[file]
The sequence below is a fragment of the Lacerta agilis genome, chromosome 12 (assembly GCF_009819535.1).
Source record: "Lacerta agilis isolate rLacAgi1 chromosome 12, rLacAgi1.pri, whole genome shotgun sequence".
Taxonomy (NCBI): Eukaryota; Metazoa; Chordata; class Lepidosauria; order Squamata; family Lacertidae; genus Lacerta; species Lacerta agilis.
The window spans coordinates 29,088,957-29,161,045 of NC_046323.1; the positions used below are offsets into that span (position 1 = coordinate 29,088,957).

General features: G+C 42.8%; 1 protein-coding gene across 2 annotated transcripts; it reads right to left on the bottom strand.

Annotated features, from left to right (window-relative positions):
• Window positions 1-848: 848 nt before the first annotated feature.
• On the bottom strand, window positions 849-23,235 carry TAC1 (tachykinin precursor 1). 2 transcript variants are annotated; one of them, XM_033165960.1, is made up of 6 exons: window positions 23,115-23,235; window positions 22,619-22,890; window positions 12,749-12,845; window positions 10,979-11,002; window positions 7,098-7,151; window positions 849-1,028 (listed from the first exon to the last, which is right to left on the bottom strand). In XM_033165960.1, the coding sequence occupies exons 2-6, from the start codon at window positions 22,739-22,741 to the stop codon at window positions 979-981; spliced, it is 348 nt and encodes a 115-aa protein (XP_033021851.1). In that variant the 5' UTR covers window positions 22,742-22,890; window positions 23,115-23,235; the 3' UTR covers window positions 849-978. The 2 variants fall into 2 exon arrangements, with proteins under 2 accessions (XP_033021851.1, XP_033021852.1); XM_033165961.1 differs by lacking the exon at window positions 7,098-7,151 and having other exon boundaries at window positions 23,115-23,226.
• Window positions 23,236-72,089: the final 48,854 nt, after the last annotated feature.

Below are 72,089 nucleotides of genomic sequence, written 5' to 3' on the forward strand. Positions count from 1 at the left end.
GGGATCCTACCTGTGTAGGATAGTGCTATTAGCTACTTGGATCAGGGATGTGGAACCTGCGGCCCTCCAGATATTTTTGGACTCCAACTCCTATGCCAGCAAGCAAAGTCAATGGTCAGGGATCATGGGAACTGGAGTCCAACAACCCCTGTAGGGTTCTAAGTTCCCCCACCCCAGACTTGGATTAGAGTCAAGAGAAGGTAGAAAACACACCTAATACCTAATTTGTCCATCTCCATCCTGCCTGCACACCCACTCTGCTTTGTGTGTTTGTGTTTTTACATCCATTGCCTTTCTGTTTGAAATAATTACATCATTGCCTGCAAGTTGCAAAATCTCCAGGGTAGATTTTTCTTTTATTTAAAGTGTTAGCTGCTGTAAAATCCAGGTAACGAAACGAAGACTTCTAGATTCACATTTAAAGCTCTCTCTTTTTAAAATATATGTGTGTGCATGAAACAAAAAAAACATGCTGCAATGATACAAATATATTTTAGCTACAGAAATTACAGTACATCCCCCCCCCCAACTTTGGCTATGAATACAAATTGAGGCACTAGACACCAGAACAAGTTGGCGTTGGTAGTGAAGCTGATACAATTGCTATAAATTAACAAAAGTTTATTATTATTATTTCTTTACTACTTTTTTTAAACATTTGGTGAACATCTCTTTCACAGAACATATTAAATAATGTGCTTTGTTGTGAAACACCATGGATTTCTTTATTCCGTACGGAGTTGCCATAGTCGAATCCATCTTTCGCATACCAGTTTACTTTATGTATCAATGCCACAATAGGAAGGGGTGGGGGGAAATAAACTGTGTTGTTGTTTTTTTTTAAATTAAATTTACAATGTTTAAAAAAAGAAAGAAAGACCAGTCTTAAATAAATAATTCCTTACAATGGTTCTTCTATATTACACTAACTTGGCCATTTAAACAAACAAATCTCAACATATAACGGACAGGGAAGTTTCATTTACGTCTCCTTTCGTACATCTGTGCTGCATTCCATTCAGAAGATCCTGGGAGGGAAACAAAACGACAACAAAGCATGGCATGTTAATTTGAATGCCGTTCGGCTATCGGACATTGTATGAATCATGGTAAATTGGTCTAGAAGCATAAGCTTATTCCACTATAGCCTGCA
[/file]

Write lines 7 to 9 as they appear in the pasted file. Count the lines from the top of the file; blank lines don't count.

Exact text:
• Window positions 1-848: 848 nt before the first annotated feature.
• On the bottom strand, window positions 849-23,235 carry TAC1 (tachykinin precursor 1). 2 transcript variants are annotated; one of them, XM_033165960.1, is made up of 6 exons: window positions 23,115-23,235; window positions 22,619-22,890; window positions 12,749-12,845; window positions 10,979-11,002; window positions 7,098-7,151; window positions 849-1,028 (listed from the first exon to the last, which is right to left on the bottom strand). In XM_033165960.1, the coding sequence occupies exons 2-6, from the start codon at window positions 22,739-22,741 to the stop codon at window positions 979-981; spliced, it is 348 nt and encodes a 115-aa protein (XP_033021851.1). In that variant the 5' UTR covers window positions 22,742-22,890; window positions 23,115-23,235; the 3' UTR covers window positions 849-978. The 2 variants fall into 2 exon arrangements, with proteins under 2 accessions (XP_033021851.1, XP_033021852.1); XM_033165961.1 differs by lacking the exon at window positions 7,098-7,151 and having other exon boundaries at window positions 23,115-23,226.
• Window positions 23,236-72,089: the final 48,854 nt, after the last annotated feature.